MasterKeys Lite L Mouse:
Shape is subjective for mouse users but the MasterKeys Lite L uses a more traditional mouse shape with a rounded rear rather than the lower profile but more elongated shape similar to the Devastator II. It is slightly longer than the Spawn shape but it actually feels designed for smaller handed users similar to that mouse. My hand measures 19cm long by 11cm wide (counting thumb) and I do prefer palm gripping the Spawn so the MasterKeys Lite allows me to do that with my palm resting on the rear of the body and without my fingers going past the edge of the left and right click. Unfortunately, the soft-touch coating is only slight so there is not much to grip at, especially for those with sweaty hands so most of the grip has to come from the side pinching and palm resting.
The wheel mouse is tactile with a lot more steps having a 24 detent wheel although scrolling back feels faster than scrolling forward. It might need some time to break in. The wheel itself has a rubberized strip across the wider top so there is no slipping when handling it. Right behind this is the DPI toggle which is slightly recessed and requires further travel to actuate so that accidental pressings is avoided. The secondary combo functions are also designed so that it is possible with only one hand with the exception of the lighting mode toggle (DPI+scroll click).
The use of the Avago 3050 optical LED sensor makes sense as it is a popular solution for budget mice including Cooler Master’s own 1st generation Xornet and Octane mice. Lift of distance is only 1CD height at highly textured synthetic surfaces such as the Roccat Hiro but on cloth surfaces such as the Thermaltake Dasher v2, it took two CDs to stop tracking. Tracking is fairly smooth on lower settings but 3500 has significant jitters to the point that it is barely usable at that level.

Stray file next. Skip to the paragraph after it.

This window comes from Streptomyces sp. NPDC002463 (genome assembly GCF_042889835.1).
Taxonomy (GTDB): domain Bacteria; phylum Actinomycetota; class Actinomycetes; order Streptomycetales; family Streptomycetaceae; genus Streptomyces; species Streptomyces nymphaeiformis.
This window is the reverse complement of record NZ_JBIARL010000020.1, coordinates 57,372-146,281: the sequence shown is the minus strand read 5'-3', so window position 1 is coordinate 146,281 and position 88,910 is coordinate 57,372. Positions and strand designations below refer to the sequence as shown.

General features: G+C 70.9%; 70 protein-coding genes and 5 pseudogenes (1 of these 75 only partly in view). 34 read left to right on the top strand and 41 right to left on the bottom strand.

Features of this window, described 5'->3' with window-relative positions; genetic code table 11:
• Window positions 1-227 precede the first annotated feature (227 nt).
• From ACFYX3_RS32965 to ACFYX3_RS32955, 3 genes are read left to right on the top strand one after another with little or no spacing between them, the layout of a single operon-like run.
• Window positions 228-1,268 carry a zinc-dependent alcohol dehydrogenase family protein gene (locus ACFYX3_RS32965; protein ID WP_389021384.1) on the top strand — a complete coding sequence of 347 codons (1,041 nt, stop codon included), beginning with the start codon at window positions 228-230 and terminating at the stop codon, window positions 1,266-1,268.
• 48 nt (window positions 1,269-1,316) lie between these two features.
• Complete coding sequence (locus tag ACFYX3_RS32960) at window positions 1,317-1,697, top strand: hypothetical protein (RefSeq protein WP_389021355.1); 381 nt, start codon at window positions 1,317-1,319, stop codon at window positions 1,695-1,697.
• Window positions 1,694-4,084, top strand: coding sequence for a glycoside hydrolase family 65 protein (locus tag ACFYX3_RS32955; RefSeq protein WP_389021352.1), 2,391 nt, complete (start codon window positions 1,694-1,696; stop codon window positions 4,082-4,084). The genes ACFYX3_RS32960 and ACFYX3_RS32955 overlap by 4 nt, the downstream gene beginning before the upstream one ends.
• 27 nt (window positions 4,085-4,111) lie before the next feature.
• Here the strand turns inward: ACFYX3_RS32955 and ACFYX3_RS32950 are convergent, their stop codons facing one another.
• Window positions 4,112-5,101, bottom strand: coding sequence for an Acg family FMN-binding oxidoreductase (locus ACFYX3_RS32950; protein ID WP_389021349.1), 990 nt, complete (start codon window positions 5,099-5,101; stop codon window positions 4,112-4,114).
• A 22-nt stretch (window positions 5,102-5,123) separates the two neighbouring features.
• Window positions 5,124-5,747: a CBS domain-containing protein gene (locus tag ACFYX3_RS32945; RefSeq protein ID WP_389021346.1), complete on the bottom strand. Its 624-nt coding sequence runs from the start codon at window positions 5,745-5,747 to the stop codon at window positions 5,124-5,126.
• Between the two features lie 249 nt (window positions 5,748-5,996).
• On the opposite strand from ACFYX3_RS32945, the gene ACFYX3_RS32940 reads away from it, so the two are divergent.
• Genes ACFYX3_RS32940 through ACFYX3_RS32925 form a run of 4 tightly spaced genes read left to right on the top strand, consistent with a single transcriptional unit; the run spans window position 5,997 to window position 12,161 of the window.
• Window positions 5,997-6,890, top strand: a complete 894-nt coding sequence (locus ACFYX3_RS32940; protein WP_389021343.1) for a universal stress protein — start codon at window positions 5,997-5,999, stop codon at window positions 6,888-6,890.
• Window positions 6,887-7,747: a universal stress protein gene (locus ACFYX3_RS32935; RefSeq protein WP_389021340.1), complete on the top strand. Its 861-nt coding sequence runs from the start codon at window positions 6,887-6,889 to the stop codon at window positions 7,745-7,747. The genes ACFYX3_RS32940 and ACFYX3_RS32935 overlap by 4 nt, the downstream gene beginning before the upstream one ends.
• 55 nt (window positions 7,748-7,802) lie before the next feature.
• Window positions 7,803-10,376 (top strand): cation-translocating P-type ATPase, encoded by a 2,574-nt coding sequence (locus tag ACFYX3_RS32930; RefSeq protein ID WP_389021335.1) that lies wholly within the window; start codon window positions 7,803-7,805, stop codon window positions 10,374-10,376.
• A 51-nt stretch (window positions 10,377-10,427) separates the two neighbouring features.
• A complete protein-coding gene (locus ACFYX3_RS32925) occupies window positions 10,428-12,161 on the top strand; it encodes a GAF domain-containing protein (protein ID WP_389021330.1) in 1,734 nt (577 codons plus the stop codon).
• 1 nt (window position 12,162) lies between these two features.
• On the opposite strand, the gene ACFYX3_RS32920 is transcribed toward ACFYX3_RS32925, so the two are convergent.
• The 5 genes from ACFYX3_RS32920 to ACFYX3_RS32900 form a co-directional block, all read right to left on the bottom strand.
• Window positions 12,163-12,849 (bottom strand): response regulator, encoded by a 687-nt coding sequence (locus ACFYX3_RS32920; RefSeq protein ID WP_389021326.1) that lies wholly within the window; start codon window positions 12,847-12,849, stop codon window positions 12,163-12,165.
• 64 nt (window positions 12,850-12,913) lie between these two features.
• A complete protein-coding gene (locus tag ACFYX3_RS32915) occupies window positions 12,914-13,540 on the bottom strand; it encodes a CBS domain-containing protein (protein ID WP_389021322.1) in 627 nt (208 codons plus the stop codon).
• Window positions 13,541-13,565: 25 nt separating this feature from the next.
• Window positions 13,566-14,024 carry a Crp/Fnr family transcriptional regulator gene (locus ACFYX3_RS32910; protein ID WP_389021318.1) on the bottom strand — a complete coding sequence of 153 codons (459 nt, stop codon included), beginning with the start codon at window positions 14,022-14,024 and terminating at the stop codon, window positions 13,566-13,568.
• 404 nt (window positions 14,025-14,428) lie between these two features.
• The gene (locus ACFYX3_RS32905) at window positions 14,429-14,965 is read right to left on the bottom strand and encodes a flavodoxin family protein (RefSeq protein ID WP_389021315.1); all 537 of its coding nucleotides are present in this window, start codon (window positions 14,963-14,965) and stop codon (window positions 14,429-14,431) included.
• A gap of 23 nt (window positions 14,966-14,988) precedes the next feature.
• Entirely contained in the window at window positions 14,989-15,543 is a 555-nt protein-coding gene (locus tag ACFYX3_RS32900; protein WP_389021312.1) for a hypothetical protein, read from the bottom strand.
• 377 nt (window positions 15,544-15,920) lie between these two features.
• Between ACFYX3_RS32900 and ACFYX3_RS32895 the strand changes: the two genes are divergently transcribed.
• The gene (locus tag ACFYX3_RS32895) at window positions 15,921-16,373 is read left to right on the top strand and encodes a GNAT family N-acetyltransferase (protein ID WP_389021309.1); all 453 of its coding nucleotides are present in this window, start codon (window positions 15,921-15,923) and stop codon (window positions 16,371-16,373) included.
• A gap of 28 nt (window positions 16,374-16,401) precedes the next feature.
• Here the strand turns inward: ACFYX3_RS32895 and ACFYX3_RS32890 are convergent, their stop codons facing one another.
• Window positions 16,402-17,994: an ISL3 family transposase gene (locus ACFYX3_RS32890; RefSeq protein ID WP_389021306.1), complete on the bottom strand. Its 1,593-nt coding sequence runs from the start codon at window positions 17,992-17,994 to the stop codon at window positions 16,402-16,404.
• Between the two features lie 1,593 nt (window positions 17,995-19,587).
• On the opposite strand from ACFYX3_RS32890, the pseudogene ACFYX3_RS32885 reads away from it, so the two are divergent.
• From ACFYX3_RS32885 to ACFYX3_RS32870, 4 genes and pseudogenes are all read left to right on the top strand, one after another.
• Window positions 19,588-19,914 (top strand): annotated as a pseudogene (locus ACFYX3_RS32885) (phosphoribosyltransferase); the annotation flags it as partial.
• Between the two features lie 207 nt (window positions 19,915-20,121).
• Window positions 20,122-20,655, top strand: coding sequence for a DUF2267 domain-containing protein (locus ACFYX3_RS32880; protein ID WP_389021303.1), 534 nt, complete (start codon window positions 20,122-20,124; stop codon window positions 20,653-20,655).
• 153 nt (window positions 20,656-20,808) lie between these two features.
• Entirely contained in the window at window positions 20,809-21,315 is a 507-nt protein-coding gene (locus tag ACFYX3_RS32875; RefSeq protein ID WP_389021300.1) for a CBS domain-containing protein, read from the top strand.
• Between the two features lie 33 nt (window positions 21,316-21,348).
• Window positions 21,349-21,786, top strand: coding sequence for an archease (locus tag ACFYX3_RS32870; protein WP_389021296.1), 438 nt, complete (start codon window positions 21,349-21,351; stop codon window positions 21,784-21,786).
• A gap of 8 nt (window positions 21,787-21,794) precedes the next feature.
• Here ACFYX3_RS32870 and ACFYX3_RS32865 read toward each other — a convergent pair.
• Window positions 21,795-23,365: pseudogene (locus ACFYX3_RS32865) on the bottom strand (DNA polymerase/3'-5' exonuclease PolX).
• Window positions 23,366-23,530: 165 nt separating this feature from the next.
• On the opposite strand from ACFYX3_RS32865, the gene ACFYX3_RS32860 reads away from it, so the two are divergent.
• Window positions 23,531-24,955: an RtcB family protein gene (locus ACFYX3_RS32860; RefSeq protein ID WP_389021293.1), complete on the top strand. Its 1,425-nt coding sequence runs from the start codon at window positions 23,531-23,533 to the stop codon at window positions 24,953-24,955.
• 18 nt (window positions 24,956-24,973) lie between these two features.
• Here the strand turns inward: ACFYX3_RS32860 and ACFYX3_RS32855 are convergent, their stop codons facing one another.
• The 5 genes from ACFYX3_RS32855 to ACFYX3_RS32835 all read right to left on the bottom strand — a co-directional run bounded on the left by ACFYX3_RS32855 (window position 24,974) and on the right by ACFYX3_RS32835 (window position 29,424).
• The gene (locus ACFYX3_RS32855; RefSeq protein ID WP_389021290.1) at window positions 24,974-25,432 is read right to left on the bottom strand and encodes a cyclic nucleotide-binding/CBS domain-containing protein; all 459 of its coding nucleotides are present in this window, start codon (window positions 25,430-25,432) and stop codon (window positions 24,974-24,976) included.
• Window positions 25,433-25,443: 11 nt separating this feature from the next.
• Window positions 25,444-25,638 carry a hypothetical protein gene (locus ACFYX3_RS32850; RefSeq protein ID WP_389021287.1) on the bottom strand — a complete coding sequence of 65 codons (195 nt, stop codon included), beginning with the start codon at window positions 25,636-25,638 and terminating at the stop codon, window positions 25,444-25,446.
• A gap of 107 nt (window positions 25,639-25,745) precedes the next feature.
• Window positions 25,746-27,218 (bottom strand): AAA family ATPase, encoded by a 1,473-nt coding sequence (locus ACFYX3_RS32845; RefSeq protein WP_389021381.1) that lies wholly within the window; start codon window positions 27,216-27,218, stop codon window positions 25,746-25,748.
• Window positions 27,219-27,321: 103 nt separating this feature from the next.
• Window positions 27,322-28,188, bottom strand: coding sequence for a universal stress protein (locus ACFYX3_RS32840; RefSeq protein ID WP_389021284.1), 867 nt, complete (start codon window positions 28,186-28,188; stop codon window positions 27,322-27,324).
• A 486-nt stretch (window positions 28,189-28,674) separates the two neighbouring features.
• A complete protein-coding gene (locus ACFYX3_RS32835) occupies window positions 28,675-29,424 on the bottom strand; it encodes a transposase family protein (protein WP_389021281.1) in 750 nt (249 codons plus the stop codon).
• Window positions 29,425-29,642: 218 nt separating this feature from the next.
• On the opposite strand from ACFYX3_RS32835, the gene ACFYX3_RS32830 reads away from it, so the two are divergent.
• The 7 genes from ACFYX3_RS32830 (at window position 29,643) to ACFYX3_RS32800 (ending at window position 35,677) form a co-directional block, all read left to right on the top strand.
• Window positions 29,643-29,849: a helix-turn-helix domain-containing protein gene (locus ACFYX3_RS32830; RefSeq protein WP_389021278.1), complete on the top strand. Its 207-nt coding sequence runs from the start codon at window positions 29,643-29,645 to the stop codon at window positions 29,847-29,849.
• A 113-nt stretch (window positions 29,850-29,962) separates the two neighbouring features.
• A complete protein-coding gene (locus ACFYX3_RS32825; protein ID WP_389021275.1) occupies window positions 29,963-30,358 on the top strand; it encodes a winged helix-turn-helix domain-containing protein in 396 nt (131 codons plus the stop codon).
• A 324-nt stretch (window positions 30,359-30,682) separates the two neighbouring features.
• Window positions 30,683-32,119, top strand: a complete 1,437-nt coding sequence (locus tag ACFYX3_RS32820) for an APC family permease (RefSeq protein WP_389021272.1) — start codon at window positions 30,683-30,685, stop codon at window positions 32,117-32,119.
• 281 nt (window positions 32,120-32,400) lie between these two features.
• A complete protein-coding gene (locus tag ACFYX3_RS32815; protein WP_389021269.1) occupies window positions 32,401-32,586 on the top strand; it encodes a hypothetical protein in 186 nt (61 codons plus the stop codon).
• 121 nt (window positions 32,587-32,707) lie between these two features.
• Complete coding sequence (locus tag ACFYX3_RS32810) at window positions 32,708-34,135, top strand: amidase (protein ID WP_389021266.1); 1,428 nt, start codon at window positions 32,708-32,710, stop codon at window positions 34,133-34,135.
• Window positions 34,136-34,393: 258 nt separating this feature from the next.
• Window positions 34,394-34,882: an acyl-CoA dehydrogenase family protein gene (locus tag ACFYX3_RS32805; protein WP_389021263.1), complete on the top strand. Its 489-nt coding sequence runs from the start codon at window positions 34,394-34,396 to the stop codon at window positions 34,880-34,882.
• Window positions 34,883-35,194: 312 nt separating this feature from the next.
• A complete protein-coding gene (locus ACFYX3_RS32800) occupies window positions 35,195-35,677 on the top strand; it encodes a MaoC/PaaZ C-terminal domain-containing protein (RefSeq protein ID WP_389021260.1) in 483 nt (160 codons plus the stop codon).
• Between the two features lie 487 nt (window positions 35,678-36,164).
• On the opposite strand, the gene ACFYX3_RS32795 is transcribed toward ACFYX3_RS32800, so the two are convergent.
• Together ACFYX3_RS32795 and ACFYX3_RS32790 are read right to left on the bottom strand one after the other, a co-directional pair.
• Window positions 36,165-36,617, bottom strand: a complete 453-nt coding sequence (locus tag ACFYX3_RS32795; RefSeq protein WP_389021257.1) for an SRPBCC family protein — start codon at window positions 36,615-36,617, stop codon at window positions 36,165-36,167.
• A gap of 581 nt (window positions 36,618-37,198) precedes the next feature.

The LED RGB is rather basic having two functions but it is better than being limited to one color.
Overall, the MasterKeys Lite L combo does fairly well as a budget offering with RGB options at twice the cost of the Devastator II. I applauded the Devastator II when I reviewed it for its very low price and internal component choice considering. Not factoring in the fancy light show, the MasterKeys Lite L improves keyboard performance significantly for gaming with the anti-ghosting optimization (test verified with Aqua KeyTest and CS:GO) and mouse performance with superior sensor and Omron switches for the main buttons. If there is room in the budget for twice as much as the Devastator II, the MasterKeys Lite L is an easy recommendation, especially for those who are serious about gaming. The Devastator II was a lot more for those with very limited budget while the MasterKeys Lite L is a solid serious option as a keyboard or a mouse for the price range if performance is a concern. The RGB LED is a nice bonus cherry on top of it.